So we now have modules in the first year called ‘A missional introduction to the Old Testament’ and ‘A missional approach to the New Testament’. These courses orient students both to the the context, content and contemporary significance of the books of the Bible, but also look at how the Bible is a product, record and tool of mission. This approach is an attempt to bridge the disciplines of Biblical Studies and Missiology. It also means that a students gain a solid foundation in the content, interpretation and missional nature of the Bible, and a thorough basis for understanding the church’s missionary identity and task.

To flesh this out in more detail, here is some course info.

In the first year students take two compulsory Bible-focused modules (though they can do a biblical language as well):

  • A missional introduction to the Old Testament
The module aims to introduce students to the background, content, interpretation and contemporary relevance of the books of the Old Testament. Questions relating to the thinking and practice of mission will be asked throughout.
This module covers:
1. An introduction to the missional nature of the Bible, particularly in relation to the texts of the Old Testament;
2. An overview of the books of the Old Testament accounting for issues such as historical context, genre, structure, contents, main themes, interpretation and application;
3. An exploration of the significance of Old Testament texts for the thinking and practice of mission.
  • A missional introduction to the New Testament
The module aims to introduce students to the background, content, interpretation and contemporary relevance of the books of the New Testament. Questions relating to the thinking and practice of mission will be asked throughout.
This module covers:
1. An introduction to the missional nature of the Bible, particularly in relation to the texts of the New Testament;
2. An overview of the books of the New Testament accounting for issues such as historical context, genre, structure, contents, main themes, interpretation and application;
3. An exploration of the significance of New Testament texts for the thinking and practice of mission.
Having build a solid foundation for Bible and Mission, the challenge for the second year is to see how that works when looking at particular texts in more depth. Next up, Missional texts: Psalms and Genesis 1-11; Missional texts: Luke and Acts; and Interpreting the Bible in intercultural contexts.

Making a Biblical Studies programme missional, part 1

Redcliffe's web page for the BA(Hons) Degree in Applied Theology in Intercultural Contexts

This post is the first in a series that I hope will inform and excite you about the way in which we have sought at Redcliffe to make our teaching of Biblical Studies a thoroughly missional activity.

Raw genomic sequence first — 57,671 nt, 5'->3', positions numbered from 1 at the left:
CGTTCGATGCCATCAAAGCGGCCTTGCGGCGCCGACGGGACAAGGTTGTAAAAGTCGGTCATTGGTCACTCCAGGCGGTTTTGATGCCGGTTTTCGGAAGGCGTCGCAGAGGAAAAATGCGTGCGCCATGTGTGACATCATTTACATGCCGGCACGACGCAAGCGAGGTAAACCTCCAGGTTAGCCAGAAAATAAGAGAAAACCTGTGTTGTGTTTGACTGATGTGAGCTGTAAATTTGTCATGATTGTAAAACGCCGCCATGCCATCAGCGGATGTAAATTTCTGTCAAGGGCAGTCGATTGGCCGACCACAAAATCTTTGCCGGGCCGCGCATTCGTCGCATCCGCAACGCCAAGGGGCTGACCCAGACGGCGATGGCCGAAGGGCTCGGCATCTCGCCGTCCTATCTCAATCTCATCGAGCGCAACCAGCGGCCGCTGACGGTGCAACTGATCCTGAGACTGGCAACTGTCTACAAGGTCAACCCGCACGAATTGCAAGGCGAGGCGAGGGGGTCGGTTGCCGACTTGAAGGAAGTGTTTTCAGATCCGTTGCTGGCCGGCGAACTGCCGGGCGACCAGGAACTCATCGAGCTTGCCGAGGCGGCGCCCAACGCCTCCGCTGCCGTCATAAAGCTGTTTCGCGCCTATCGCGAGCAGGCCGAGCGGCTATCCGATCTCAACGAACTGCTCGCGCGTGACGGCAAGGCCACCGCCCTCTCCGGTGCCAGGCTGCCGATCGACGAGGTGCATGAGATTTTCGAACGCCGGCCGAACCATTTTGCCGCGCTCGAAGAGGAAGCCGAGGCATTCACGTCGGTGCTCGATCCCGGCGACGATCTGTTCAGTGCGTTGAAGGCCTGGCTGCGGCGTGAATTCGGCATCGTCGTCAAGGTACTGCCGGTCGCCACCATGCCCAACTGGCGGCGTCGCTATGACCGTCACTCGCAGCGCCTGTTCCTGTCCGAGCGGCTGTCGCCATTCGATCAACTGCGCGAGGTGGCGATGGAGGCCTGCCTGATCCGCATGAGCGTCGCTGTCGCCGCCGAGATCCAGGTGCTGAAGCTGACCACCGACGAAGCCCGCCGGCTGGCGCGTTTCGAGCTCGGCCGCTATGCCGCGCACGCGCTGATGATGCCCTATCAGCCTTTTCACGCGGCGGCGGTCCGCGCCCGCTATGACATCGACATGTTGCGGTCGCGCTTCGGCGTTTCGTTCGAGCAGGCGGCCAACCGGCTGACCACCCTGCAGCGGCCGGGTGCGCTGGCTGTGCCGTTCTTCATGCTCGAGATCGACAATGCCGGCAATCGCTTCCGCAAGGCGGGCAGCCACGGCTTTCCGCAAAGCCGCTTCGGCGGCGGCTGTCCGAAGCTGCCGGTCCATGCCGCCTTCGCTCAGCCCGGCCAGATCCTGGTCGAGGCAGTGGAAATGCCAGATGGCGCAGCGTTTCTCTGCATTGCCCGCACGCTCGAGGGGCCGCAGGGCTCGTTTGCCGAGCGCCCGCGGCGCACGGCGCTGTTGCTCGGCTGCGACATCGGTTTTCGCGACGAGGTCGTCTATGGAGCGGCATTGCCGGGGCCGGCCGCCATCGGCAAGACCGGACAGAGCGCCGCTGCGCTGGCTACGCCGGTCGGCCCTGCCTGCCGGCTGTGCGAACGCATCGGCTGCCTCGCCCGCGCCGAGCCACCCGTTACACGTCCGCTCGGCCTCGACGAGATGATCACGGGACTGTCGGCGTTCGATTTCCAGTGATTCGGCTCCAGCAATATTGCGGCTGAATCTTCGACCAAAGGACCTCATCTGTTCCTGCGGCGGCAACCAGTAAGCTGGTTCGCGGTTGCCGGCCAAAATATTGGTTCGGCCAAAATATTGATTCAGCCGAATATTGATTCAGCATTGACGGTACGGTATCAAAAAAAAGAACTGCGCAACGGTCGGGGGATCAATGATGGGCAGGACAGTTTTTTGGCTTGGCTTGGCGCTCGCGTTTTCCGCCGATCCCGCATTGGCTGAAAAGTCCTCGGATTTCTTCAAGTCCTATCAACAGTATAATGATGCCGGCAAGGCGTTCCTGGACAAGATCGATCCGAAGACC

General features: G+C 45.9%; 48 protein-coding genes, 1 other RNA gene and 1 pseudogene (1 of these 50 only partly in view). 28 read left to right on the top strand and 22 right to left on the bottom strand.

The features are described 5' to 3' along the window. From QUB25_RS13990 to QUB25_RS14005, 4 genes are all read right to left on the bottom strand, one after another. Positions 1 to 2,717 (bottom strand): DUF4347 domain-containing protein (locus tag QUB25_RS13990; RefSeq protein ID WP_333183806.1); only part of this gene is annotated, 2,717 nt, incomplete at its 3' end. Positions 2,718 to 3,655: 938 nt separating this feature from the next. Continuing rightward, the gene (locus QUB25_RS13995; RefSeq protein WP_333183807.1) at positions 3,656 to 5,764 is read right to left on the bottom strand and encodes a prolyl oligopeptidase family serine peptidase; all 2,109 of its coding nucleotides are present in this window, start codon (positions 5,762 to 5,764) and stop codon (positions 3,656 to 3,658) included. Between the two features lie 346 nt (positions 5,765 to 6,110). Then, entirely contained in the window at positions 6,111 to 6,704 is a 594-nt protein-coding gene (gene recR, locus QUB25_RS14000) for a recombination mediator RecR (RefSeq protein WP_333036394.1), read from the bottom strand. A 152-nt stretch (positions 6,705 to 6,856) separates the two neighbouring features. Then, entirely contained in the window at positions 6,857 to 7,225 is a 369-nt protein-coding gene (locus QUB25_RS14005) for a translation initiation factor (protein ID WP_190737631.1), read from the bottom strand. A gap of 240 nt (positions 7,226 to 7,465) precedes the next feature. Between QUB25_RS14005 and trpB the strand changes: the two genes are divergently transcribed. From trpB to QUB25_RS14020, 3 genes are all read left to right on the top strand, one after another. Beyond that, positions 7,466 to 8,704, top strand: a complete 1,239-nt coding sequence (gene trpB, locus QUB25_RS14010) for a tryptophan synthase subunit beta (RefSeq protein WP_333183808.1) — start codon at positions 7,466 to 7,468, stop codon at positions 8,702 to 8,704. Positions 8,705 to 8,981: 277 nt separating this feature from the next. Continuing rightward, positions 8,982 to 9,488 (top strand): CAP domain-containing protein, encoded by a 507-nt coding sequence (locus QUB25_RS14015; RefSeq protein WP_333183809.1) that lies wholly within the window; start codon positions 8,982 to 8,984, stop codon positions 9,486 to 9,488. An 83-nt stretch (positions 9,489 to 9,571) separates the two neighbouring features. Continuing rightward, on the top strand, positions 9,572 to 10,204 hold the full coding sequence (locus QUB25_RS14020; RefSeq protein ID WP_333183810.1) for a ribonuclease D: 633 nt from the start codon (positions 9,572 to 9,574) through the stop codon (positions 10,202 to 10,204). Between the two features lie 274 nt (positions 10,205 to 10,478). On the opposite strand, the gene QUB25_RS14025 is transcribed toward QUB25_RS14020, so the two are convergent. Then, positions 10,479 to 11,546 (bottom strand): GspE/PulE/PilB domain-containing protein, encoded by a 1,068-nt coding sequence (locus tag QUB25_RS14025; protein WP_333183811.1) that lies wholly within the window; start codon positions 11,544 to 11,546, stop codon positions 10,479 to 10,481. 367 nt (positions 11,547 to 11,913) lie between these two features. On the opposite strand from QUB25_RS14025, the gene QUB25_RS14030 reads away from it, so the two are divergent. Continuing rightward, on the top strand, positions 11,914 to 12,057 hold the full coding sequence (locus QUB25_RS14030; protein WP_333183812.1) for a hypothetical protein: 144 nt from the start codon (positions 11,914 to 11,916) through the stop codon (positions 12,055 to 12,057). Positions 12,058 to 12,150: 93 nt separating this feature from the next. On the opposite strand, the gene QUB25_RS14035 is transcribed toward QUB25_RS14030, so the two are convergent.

Today I will give a broad introduction while subsequent posts will unpack what we are doing at each stage of the degree programme.

The world is changing fast so we need to constantly develop our training to meet the increasing complexities and new challenges and opportunities of mission. To that end, over the last few months at Redcliffe we have been working hard on a revamp of our entire undergraduate Applied Theology in Intercultural Contexts programmes.

One of my challenges as the main lecturer in Biblical Studies has been to see how the Bible-focused modules can reflect recent developments in the area of Bible and mission. Specifically, we have been more intentional about integrating (1) the missional interpretation of the Bible, and (2) the growth in Scripture Engagement across the curriculum. This reflects the values of the Centre for the Study of Bible and Mission where we look at both mission in the Bible/the missional nature of the Bible, and the Bible in mission.

In addition to Greek and Hebrew, these are the Bible-focused modules students can now do (It is worth noting that these modules are just one part of the overall training, so there are plenty of other modules students can do as well. And, of course, there is biblical input into other modules too).

First year
A missional introduction to the Old Testament
A missional introduction to the New Testament

Second year
Missional texts: Psalms and Genesis 1-11
Missional texts: Luke and Acts
Interpreting the Bible in intercultural contexts

Third year
Missional texts: Isaiah
Story, song and social network: Bible engagement and oral culture

One of the most interesting discussions and decisions is to drop the module we have traditionally taught called ‘A Biblical Basis for Mission’. I’ll explain more about that in my next post! If you can’t wait until then, drop a comment in the box below to suggest why we might have done that…

The Bible and Lausanne’s Cape Town Commitment – part one

The recently published Cape Town Commitment is a document to come out of Lausanne, following the working groups and convention in South Africa in the Autumn 2010. It is subtitled ‘A Confession of Faith and a Call to Action’. You can read the whole thing here: The Cape Town Commitment.

There’s a tremendous amount to reflect upon within this large document. So I’ll just look at one section today.

We Love God’s Word

This section of the commitment highlights four aspects of the Bible: The Person the Bible reveals; The story the Bible tells; The truth the Bible teaches; The life the Bible requires. The second is put this way: